Singapore's water companies aim to quench China's $850 billion thirst

Sun Jun 2, 2013 5:33pm EDT
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By Eveline Danubrata

SINGAPORE (Reuters) - Water companies in Singapore are attracting big-name investors as they profit from exporting their expertise to China, which plans to spend $850 billion over the next decade to improve its scarce and polluted water supplies.

Singapore is a hub for water technology because of its own concerns about water security. With few domestic freshwater resources of its own, the city-state has been trying to reduce its reliance on imports from neighboring Malaysia, where politicians have in the past threatened to turn off the taps.

Since 2006, the number of companies in Singapore's water sector has doubled to about 100 and S$470 million ($371.2 million) has been committed to fund water research, government data shows. Over the same period, Singapore-based water companies secured more than 100 international projects worth close to S$9 billion.

Singapore has been experimenting with reservoirs, recycled water known as NEWater, and desalination as it aims to become self-sufficient in water by 2061, when a water supply agreement with Malaysia expires.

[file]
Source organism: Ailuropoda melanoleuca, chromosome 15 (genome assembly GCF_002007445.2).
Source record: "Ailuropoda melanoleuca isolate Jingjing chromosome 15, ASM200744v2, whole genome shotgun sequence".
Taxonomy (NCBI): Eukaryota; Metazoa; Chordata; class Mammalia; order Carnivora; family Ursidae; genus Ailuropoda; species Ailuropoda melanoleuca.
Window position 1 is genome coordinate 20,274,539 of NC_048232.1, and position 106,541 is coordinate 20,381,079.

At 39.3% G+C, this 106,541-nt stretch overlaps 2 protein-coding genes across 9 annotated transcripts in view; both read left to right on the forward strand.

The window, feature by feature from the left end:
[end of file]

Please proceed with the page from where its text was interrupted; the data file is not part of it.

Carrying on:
"Singapore should be one of the world's dominant players in water. It should be the Silicon Valley of water," said Jim Rogers, who co-founded the Quantum Fund with George Soros and owns shares of Singapore's biggest listed water treatment company, Hyflux Ltd HYFL.SI.

Hyflux, which has a market capitalization of S$1.2 billion, signed two agreements in April for projects in China. The company is known for its membrane technology used for ultrafiltration, a process to separate certain dirty or harmful particles in water.

Hyflux's chief executive, Olivia Lum, is the biggest shareholder with 32.4 percent as of March, while Matthews International Capital Management LLC and Mondrian Investment Partners Ltd have a combined 14.2 percent of deemed interest, according to its latest annual report.

U.S. private equity firm KKR & Co LP (KKR.N: Quote) invested $40 million in United Envirotech Ltd (UNIT.SI: Quote) earlier this year after subscribing to $113.8 million of its convertible bonds in 2011.   Continued...

Tourists watch a demonstration of how the Marina Barrage dam works at a gallery in the Marina Barrage facility in Singapore May 29, 2013. REUTERS/Edgar Su